The signing of the Agreement on the Resolution of the Conflict in the Republic of South Sudan (ARCISS) in August 2015 represented a rare opportunity to salvage the country from the eventual collapse and provided hope and optimism to the civil population for durable peace and building of a prosperous economy which was destroyed by the civil war. Unfortunately, President Kiir was never interested in implementing the August signed Agreement on the Resolution of the Conflict in the Republic of South Sudan (ARCSS). He immediately embarked on a scheme to derail and frustrate the implementation of the Agreement by issuing decrees that were in contravention of the letter and spirit of the ARCISS, culminating in a military confrontation with his main partner to the August Agreement resulting in the collapse and the clinical death of the Peace Agreement. Since then the war has spread all over the country; a natural reaction to the tyrannical and dictatorial regime of Kiir and his Jieng Council of Elders.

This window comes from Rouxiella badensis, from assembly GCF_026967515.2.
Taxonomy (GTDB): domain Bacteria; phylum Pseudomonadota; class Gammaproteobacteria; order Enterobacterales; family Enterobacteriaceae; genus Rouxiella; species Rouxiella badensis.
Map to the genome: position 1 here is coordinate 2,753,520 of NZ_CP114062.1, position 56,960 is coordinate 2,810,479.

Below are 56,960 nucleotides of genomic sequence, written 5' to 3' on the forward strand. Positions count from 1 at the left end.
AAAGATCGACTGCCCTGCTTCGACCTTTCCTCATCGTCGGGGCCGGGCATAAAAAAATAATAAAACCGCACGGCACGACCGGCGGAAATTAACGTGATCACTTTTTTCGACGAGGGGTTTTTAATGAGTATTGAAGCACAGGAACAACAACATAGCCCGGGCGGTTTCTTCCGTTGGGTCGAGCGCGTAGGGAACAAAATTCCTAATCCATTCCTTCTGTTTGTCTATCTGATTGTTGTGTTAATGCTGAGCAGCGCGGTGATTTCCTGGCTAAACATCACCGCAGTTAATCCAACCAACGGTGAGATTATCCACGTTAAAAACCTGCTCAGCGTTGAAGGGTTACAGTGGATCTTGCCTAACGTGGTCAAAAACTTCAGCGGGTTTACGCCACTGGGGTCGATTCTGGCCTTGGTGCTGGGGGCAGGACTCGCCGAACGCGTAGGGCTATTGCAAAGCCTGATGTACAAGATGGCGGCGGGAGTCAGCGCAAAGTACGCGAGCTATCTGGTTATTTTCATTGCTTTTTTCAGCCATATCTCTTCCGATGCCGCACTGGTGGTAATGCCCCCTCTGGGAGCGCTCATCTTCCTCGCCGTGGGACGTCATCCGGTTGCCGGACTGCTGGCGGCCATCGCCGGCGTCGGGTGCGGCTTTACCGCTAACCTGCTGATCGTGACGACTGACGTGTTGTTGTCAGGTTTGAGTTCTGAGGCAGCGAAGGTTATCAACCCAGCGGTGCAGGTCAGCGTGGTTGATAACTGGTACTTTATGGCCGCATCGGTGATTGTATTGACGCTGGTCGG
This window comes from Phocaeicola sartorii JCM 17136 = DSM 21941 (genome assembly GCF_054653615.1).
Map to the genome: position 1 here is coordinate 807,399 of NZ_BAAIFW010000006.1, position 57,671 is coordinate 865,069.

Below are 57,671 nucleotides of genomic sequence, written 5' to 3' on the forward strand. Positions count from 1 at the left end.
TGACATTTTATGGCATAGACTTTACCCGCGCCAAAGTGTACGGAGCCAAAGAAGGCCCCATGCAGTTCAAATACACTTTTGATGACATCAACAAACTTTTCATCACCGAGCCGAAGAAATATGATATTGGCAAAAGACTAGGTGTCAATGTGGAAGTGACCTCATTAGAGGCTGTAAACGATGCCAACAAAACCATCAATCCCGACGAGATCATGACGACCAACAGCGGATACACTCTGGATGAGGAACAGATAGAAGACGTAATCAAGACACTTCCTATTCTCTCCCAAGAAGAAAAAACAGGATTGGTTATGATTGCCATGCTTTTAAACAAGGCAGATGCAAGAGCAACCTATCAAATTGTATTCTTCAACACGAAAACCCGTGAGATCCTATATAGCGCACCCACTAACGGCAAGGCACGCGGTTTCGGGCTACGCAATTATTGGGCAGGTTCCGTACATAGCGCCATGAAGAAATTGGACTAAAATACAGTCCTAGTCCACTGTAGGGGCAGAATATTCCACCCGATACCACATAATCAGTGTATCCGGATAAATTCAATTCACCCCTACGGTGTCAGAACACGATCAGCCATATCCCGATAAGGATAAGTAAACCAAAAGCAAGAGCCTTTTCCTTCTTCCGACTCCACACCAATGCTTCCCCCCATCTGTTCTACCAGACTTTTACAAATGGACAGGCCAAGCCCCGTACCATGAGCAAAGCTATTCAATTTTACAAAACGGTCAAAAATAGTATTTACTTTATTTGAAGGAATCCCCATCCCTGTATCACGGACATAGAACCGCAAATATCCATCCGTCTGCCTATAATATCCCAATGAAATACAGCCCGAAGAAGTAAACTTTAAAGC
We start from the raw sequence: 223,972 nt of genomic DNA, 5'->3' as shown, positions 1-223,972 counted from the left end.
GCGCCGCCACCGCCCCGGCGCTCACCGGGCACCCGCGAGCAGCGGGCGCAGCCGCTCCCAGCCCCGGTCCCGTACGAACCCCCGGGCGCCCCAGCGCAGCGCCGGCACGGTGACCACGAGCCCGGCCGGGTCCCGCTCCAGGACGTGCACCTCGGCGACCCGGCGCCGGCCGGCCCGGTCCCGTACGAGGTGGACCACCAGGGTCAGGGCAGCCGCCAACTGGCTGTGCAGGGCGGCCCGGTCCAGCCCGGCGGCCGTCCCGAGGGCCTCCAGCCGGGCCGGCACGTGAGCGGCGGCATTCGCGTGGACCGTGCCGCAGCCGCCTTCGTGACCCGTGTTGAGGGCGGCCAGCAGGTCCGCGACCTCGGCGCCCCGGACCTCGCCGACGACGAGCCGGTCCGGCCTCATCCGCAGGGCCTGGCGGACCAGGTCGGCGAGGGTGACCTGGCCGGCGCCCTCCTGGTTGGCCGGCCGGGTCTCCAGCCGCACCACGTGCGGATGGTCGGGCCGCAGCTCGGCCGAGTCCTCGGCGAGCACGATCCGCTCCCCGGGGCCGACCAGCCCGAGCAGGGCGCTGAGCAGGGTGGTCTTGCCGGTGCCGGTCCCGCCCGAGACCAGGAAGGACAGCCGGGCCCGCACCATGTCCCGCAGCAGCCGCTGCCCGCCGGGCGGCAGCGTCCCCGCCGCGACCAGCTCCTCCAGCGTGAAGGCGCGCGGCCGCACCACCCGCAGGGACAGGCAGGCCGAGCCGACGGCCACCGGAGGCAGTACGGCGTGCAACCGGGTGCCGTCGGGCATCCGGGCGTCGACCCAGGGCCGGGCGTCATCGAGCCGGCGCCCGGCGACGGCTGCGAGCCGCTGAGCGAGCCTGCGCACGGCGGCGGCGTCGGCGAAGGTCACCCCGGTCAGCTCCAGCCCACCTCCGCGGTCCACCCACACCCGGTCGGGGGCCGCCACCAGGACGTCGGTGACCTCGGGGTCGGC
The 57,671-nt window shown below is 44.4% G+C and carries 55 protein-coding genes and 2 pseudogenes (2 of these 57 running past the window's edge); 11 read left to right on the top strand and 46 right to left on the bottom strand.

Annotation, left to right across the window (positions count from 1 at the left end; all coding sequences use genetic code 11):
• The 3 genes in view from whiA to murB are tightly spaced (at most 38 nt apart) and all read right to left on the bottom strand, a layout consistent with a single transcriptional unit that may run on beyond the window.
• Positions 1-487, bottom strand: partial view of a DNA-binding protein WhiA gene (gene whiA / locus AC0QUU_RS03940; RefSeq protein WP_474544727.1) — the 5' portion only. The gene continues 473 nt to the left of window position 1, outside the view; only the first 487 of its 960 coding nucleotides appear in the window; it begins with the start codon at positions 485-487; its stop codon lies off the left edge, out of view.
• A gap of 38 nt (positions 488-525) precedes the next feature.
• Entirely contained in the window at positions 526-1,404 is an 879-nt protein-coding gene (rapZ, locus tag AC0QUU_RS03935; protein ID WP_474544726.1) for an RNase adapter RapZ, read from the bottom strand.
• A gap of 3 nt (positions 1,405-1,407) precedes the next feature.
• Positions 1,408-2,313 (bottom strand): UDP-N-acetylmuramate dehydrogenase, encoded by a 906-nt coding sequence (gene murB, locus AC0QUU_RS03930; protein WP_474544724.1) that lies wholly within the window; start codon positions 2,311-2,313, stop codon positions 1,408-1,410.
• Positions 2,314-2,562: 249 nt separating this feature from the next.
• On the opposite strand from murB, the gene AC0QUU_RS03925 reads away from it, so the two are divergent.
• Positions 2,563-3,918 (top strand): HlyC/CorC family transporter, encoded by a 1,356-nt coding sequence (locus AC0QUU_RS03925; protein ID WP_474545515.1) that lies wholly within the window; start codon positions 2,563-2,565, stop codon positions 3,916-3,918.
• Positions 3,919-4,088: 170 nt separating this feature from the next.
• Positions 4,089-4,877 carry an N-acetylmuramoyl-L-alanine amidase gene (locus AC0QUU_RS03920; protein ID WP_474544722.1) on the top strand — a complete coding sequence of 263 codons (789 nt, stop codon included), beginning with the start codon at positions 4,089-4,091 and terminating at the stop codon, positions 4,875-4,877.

The humanitarian situation in South Sudan is dire aggravated by the fact that the government is using food as a weapon and wide spread famine is looming across the county.. Economy is on the verge of collapse as the inflation in South Sudan has reached 900% rendering the currency worthless. Furthermore, the civil servants and soldiers are going without salaries for months, our diplomats are barely surviving and many embassies are facing imminent closure due to lack of rent payments. The state of affairs in the country is deeply troubling in light of soaring cost of living, steady decline in the education and health sector, a staggering number of unemployed youth, rise in crime and violence in Juba and all over the country. While the few corrupt tribal elites continue getting richer at the expense of the destitute majority population, and spending monies on purchasing weapons, women, orphans and the elderly are without food, medicine and shelter. South Sudan now ranks the first in the Fragile State index. The ruling minority clique in Juba and their shady business associates have built a strong kleptocratic system through which money is embezzled, laundered and siphoned out of the country into foreign bank accounts.